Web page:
15. I believe I am an impatient plotter. I take pages and pages of copious notes before I start writing the book and during the writing process. Then I look at my big mess of notes and wish they could write themselves! Eventually they will transform themselves into a lush and vivid story…
    I’m doing NaNo as well – last year’s was a ton of fun! Best of luck!

  16. I’m an impatient person — but that’s why I do like to have a plan in place before I write. When I don’t, I tend to flounder around at the keyboard producing little of value.

    That said, I don’t do backstories. I don’t have the patience for ‘em. Once I tried doing the backstory thing but it felt like a giant waste of time; I felt like I was procrastinating.

  17. You have to do you the best you can. If that means no planning and it works, that’s great. I think planning might feel like procrastinating to a pantser and that’s never good. 🙂

    • I’m not sure that no planning does work for me really, but I usually find it hard to get inspired until I properly start writing. Hopefully I’ll find a good balance that works for me one day!

  18. Reminds me of prep work before painting. All that scrubbing of walls, sanding, filling in holes, undercoat, middle coat, primer….Oh just get to the fun part…the colour. Why can’t I skip all the things that actually work and just fly by the seat of my pants? I’ll be cheering for you in November.

  19. I agree with some points mentioned in Jessica and Lornas’s replies. If you really think abou it, e.g. pausing for a minute or two while you’re in the flow, you might realise that while you think it is pantser writing, it’s not. Your brain knows where it is going, and you do too. If not, when you read it back, it would more than likely be a mess, throwing up more questions than ever. When I write without planning, other threads and ideas are born. It’s like wandering around the supmarket (another analogy for you!) and deciding there and then what to have for dinner and going round to get those ingredients to make it. As you go up and down the aisles, a side dish or fabulous pudding might cme to you. I don’t think you always have to be conscious of it, but in this way, I don’t think pantsing has anything to do with impatience. It’s just another method.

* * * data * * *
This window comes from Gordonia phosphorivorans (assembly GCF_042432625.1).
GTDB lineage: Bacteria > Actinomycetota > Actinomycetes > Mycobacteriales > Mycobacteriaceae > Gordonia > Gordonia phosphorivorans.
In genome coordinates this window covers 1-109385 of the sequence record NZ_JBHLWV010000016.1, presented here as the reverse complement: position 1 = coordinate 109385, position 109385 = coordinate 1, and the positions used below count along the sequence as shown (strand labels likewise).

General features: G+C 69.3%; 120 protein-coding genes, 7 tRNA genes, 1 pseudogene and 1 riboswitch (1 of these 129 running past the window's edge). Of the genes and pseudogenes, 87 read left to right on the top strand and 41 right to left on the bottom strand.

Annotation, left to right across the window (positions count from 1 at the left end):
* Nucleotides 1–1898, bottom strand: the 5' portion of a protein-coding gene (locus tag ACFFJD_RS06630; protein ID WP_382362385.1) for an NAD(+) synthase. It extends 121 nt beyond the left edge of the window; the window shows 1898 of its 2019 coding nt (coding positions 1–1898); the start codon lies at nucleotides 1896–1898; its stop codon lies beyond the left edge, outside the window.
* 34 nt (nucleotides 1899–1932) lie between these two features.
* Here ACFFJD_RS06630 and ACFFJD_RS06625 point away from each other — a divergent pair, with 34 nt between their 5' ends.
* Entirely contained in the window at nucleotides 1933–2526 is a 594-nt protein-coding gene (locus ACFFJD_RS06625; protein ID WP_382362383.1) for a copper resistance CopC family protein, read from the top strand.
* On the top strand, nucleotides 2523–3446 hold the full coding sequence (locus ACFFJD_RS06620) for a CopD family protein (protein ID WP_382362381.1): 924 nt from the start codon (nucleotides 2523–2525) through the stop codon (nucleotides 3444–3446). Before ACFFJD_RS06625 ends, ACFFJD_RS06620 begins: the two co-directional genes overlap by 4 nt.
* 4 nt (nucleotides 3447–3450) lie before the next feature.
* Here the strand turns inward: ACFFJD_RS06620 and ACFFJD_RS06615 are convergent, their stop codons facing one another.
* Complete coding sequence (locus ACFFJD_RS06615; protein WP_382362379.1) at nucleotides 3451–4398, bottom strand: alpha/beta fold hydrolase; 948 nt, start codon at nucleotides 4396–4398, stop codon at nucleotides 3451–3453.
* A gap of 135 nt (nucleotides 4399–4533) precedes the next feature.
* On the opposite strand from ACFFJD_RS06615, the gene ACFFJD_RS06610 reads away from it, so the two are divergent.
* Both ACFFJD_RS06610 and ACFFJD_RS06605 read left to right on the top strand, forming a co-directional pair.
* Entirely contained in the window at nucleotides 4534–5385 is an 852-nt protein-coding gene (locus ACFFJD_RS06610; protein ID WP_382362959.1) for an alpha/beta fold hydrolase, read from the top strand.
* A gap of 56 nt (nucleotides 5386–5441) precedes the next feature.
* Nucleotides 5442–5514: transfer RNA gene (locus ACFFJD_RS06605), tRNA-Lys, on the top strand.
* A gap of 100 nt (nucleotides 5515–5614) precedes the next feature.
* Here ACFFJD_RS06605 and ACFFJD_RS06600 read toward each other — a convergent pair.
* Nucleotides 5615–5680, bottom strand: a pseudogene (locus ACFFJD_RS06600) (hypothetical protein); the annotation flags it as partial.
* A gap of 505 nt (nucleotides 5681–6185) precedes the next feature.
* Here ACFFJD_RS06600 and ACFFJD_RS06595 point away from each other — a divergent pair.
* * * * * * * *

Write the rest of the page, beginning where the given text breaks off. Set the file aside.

Good luck to one and all doing NaNo!

    • Thanks for your comments Laura. The supermarket analogy is a really good one. I do that a lot actually, I shop without a shopping list, but then once I’m shopping I make decisions about certain things I want to cook, and then start making little mental lists about what I’ll need for those dishes. That is very similar to what I think of as pantsing in writing.

  20. I find I have a harder time with stories if I do plan them. For NaNo this year I have no idea what I’m going to write about at all, because if I think too much about it my story will just die the second I start to try to write it down. I’m not a big fan of planning or outlining or any of that. I’d rather just bust it all out as I go and then go back and fix whatever might need fixing.

    • I’m usually like that, but I’m just worried that if I get stuck during NaNo, I won’t be able to recover from it, so I really think I need a bit of direction for this, even if I end up going off-road!

      • Yeah I can see how that would be a good time to plan – in case of a Nano emergency! The first year I did NaNo I honeslty had no idea what I was doing until about 5 days in. Then I told my husband I felt like writing fantasy but didn’t know what – he talked with me about an hour and had me build a world with them and from then it was like blamo everything just sort of came to me. Then last year I had this big elaborate plan and I got stuck fast and couldn’t seem to get unstuck no matter what I tried. Even changing what POV, writing style from normal 3rd person to a journal-type style, I just couldn’t get it out. So I’m trying hard now not to think about it hoping I did so well the first year by not having a clue going into it.